The sound track for this game is also very nicely done. As this is a game that takes place in more of our time than in the past(Final Fantasy 3) or the future(Final Fantasy 7) the game is just very enjoyable. The battle scenes are well made and gives you a chance to come up with your own strategy. Enemies will have hit patterns where they will hit you while you are moving but you will need to tap the pad in order to avoid these attacks. In other words, it makes you battle for your life! You also get a chance to upgrade your gun, since you being a cop and all, must have a good kick ass gun! The battle also uses a meter system where the meter has to be full in order to needs to fill up in order for you to attack.

Parasite Eve - Gameplay Screenshot


This game is highly suggested for those of you players looking for something different but with a familiar taste at the same time. I also recommend the sequel and well I think I also heard that part 3 is finally being worked on so that’s something good to hear, although I don’t have any next gen console, I’ll probably miss out on this one. Like usual, I won’t give much details in order to keep the spoilers to a minimum because that just spoils that fun huh? Pick it up as it’s a very affordable game on ebay and well try to visit your local pawn shops or flea markets because you might just find it there.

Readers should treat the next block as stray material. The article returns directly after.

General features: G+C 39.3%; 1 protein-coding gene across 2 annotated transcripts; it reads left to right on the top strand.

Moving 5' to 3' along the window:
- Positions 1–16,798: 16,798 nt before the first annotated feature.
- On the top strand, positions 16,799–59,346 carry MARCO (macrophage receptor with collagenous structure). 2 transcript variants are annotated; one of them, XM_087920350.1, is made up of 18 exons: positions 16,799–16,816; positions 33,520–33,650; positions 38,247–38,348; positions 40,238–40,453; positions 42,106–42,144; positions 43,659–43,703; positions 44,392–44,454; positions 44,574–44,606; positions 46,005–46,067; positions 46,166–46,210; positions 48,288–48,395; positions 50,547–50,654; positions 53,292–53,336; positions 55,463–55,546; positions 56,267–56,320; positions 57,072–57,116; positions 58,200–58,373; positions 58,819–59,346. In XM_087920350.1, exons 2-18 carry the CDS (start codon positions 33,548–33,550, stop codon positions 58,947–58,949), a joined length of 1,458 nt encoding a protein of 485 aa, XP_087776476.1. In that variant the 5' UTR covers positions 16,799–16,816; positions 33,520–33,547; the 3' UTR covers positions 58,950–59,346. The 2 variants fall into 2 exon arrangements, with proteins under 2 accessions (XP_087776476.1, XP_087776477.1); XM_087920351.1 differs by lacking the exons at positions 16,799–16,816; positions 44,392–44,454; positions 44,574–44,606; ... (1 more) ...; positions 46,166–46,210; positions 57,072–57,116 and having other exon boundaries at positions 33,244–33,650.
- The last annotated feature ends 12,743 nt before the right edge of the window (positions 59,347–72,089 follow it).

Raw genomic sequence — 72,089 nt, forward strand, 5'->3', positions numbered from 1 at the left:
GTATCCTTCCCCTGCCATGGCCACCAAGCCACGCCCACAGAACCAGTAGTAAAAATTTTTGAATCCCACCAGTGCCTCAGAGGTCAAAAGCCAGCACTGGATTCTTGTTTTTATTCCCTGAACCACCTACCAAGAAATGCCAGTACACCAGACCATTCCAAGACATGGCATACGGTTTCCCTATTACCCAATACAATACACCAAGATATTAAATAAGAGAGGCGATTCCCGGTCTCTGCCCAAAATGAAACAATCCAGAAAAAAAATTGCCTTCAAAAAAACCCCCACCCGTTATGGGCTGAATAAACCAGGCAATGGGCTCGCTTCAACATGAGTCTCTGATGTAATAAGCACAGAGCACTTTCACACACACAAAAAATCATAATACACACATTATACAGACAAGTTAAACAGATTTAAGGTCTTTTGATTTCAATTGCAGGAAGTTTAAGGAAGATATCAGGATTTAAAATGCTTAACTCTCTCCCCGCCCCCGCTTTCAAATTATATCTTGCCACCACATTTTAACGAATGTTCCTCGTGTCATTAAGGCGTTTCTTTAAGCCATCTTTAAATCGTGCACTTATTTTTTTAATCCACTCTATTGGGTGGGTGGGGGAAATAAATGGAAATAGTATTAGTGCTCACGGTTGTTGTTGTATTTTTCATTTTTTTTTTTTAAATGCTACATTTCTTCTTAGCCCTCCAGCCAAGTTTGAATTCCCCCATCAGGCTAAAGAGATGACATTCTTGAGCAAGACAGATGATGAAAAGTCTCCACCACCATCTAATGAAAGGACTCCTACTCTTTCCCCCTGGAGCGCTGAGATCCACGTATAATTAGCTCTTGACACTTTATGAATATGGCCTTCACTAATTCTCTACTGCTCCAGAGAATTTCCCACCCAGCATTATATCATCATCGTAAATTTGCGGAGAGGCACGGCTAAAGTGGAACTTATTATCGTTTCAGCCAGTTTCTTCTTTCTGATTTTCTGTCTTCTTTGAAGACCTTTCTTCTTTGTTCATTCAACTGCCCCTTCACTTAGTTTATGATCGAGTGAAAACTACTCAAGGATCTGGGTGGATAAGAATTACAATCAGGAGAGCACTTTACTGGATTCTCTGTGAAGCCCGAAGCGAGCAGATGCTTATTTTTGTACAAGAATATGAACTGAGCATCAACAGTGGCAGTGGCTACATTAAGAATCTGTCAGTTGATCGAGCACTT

Lode Runner

Way back in time, when I was gaming the night away on my Apple II clone (a Circle II), all things Zork ruled my gaming existence.  But when I needed a respite from adventuring in the Great Underground Empire, Lode Runner was the game that took its place.

Lord Runner - Apple - Box